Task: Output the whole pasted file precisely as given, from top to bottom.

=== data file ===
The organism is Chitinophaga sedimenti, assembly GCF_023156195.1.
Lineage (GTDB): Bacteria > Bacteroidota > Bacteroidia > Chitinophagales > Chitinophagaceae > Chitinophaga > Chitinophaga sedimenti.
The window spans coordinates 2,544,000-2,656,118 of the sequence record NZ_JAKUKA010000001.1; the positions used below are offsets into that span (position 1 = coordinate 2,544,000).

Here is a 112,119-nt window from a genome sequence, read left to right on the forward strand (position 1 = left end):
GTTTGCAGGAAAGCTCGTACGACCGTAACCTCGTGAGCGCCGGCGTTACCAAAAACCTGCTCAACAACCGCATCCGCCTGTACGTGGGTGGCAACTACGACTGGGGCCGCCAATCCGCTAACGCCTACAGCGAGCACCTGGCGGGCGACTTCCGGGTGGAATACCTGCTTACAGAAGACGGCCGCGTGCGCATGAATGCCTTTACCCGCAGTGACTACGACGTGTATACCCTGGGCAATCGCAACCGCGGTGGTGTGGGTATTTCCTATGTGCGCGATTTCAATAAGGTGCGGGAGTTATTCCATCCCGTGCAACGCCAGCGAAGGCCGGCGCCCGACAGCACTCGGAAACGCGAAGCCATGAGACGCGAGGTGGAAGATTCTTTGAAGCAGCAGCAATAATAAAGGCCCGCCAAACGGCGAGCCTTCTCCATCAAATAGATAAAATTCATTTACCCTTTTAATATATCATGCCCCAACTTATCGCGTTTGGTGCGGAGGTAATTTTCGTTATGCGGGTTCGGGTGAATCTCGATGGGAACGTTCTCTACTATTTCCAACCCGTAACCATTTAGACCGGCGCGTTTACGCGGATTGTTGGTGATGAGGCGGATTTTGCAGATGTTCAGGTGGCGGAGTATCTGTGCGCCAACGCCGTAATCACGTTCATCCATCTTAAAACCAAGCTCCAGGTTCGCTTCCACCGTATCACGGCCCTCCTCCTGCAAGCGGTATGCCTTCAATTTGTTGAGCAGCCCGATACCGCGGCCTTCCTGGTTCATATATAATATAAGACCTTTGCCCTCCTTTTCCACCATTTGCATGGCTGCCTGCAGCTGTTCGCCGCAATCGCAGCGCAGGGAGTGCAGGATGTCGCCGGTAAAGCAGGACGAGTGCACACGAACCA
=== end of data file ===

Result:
The organism is Chitinophaga sedimenti, assembly GCF_023156195.1.
Lineage (GTDB): Bacteria > Bacteroidota > Bacteroidia > Chitinophagales > Chitinophagaceae > Chitinophaga > Chitinophaga sedimenti.
The window spans coordinates 2,544,000-2,656,118 of the sequence record NZ_JAKUKA010000001.1; the positions used below are offsets into that span (position 1 = coordinate 2,544,000).

Here is a 112,119-nt window from a genome sequence, read left to right on the forward strand (position 1 = left end):
GTTTGCAGGAAAGCTCGTACGACCGTAACCTCGTGAGCGCCGGCGTTACCAAAAACCTGCTCAACAACCGCATCCGCCTGTACGTGGGTGGCAACTACGACTGGGGCCGCCAATCCGCTAACGCCTACAGCGAGCACCTGGCGGGCGACTTCCGGGTGGAATACCTGCTTACAGAAGACGGCCGCGTGCGCATGAATGCCTTTACCCGCAGTGACTACGACGTGTATACCCTGGGCAATCGCAACCGCGGTGGTGTGGGTATTTCCTATGTGCGCGATTTCAATAAGGTGCGGGAGTTATTCCATCCCGTGCAACGCCAGCGAAGGCCGGCGCCCGACAGCACTCGGAAACGCGAAGCCATGAGACGCGAGGTGGAAGATTCTTTGAAGCAGCAGCAATAATAAAGGCCCGCCAAACGGCGAGCCTTCTCCATCAAATAGATAAAATTCATTTACCCTTTTAATATATCATGCCCCAACTTATCGCGTTTGGTGCGGAGGTAATTTTCGTTATGCGGGTTCGGGTGAATCTCGATGGGAACGTTCTCTACTATTTCCAACCCGTAACCATTTAGACCGGCGCGTTTACGCGGATTGTTGGTGATGAGGCGGATTTTGCAGATGTTCAGGTGGCGGAGTATCTGTGCGCCAACGCCGTAATCACGTTCATCCATCTTAAAACCAAGCTCCAGGTTCGCTTCCACCGTATCACGGCCCTCCTCCTGCAAGCGGTATGCCTTCAATTTGTTGAGCAGCCCGATACCGCGGCCTTCCTGGTTCATATATAATATAAGACCTTTGCCCTCCTTTTCCACCATTTGCATGGCTGCCTGCAGCTGTTCGCCGCAATCGCAGCGCAGGGAGTGCAGGATGTCGCCGGTAAAGCAGGACGAGTGCACACGAACCA